Want to capture the sounds of nature and then make a great-sounding soundscape recording?
Here is how I do it using Audacity:
- Capture the sounds of nature, etc. Here is a link to another post that tells you how I do that.
- Open the captured files in Audacity, a free sound processor. Get it at this link.
- Fix the clipping.
3a. Or, normalize it. This sometimes works better, but try clip fix first.
- Remove the clicks and pops in the recording.
- Compress the dynamic range with the compressor.
- Use the leveler on either the whole track or selected portions. Use moderate or sometimes light works better. Experiment.
- Repeat the track some number of times get the overall length up to where you want it.
- Find the seams where the repeated tracks meet up with each other and trim out some of the mismatches where one ends and the other begins using the cut tool and/or the crossfade tool. Do this for each seam.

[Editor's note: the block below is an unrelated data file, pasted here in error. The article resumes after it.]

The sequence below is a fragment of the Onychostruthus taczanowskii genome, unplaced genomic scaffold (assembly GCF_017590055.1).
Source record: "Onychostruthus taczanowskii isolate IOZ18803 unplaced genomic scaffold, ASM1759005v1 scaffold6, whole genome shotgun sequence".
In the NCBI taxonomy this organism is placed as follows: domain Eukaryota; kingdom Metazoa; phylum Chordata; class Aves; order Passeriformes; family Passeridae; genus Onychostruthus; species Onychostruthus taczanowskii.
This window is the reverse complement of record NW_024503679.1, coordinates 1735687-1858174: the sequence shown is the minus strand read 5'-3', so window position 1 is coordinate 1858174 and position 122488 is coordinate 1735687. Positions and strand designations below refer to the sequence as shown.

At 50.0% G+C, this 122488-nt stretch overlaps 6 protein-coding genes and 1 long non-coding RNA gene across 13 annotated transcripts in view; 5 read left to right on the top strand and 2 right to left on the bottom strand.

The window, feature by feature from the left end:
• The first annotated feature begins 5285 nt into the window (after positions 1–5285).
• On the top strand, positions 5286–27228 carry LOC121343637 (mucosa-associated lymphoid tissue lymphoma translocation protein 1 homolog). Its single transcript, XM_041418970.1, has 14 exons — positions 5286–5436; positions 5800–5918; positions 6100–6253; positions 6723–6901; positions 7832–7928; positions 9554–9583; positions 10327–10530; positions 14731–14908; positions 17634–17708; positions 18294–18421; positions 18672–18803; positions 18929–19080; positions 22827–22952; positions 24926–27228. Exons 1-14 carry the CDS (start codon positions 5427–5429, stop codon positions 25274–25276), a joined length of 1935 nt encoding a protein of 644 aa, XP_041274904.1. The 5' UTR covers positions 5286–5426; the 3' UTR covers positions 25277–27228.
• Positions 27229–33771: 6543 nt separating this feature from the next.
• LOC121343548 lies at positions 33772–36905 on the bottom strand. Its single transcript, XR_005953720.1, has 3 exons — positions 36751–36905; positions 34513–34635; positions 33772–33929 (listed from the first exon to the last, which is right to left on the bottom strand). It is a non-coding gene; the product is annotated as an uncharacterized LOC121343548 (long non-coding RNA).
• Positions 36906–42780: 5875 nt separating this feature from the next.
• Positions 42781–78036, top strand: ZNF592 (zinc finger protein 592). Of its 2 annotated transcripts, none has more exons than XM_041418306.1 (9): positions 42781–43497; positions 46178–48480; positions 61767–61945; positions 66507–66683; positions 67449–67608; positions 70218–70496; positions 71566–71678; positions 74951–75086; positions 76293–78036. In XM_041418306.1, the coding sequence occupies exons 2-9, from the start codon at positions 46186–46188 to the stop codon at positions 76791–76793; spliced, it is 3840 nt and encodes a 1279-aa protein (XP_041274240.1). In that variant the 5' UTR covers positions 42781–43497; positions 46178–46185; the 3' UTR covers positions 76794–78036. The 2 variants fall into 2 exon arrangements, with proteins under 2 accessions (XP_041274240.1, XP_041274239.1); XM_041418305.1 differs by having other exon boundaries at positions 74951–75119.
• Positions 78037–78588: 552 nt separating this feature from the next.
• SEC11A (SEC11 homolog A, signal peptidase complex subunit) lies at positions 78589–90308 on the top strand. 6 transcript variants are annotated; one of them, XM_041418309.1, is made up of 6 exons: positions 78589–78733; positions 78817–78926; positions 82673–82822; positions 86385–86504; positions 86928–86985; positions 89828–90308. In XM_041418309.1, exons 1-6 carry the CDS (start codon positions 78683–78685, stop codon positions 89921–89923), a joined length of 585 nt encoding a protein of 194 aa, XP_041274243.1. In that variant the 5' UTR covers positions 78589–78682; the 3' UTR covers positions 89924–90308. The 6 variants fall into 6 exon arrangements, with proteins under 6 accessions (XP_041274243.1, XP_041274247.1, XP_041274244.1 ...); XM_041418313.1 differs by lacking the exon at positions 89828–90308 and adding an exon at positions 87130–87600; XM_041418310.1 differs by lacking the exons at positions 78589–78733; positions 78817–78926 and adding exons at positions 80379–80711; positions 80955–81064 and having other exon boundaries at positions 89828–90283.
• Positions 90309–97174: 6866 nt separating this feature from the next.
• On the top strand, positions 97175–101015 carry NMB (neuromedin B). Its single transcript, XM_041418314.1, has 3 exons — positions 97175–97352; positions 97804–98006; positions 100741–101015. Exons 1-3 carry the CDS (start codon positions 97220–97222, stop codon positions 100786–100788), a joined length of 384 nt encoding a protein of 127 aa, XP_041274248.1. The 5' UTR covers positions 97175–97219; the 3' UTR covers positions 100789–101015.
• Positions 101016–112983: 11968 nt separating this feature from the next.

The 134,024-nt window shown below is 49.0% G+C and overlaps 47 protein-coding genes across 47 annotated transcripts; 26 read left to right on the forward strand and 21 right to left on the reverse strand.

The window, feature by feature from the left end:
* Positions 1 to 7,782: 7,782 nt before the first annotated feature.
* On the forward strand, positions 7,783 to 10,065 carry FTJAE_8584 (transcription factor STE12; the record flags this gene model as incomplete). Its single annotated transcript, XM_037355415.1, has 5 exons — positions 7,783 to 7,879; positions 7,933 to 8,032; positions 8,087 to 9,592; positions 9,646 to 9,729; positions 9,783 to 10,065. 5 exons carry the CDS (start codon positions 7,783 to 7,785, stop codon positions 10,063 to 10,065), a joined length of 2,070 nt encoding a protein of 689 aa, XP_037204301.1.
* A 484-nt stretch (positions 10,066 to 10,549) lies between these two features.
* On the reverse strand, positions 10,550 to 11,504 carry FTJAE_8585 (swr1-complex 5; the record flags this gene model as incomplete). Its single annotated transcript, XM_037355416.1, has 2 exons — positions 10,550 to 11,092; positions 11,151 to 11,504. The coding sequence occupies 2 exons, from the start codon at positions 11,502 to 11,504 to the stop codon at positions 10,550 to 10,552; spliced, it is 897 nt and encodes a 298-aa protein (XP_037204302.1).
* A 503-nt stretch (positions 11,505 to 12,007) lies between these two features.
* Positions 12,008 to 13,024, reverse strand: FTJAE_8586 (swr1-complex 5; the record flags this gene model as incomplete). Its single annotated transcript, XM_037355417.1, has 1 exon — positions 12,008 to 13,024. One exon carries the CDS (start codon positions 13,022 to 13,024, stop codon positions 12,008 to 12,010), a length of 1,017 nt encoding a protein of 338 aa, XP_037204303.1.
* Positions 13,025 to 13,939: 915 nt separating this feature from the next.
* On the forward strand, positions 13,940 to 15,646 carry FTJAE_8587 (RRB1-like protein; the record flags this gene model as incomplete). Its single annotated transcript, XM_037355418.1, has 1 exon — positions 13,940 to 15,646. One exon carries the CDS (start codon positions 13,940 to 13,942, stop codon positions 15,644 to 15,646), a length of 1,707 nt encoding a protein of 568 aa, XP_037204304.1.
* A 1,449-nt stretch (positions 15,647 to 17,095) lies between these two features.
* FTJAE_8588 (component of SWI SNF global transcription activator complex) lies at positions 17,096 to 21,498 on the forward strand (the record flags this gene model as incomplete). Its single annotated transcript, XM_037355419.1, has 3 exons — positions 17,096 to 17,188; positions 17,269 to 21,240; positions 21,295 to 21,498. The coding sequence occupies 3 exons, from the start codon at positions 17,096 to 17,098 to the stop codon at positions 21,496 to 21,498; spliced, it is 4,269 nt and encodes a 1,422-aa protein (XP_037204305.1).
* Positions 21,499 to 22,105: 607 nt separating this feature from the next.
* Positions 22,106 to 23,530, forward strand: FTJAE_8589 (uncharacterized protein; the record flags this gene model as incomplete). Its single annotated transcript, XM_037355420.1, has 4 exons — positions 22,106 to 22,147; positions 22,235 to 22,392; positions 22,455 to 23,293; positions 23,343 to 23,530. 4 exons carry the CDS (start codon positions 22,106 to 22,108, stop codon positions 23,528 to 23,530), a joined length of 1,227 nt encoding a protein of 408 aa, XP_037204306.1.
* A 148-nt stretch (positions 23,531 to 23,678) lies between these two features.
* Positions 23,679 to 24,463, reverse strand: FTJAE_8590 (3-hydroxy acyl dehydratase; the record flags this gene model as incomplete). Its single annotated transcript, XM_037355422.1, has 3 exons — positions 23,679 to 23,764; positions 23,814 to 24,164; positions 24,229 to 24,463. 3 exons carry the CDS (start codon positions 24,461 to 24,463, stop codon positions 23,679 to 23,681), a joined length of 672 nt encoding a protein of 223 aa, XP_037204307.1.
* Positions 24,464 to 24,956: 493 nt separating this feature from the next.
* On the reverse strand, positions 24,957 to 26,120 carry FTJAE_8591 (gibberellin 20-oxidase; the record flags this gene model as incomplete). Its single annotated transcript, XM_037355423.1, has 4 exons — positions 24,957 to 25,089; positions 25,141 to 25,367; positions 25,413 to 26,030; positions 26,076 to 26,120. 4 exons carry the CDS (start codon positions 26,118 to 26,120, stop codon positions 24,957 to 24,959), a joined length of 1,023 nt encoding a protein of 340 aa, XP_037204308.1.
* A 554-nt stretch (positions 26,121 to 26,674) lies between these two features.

- If needed, use the leveler (or normalize) tool but this time only on the seam portions that don’t quite match each other in level. This will further smooth out the seam transitions. Do this for each seam just as in the step above.
- Select a portion at the beginning and ends of the overall recording and apply fade in or fade out appropriately.
- Export as MP3 with these options (bump up the quality to 320kbps if you are a purist and want the absolute highest quality sound in an MP3 file).
11a. Better yet, get the highest quality using FLAC!
Then sell or give away a great sounding soundscape!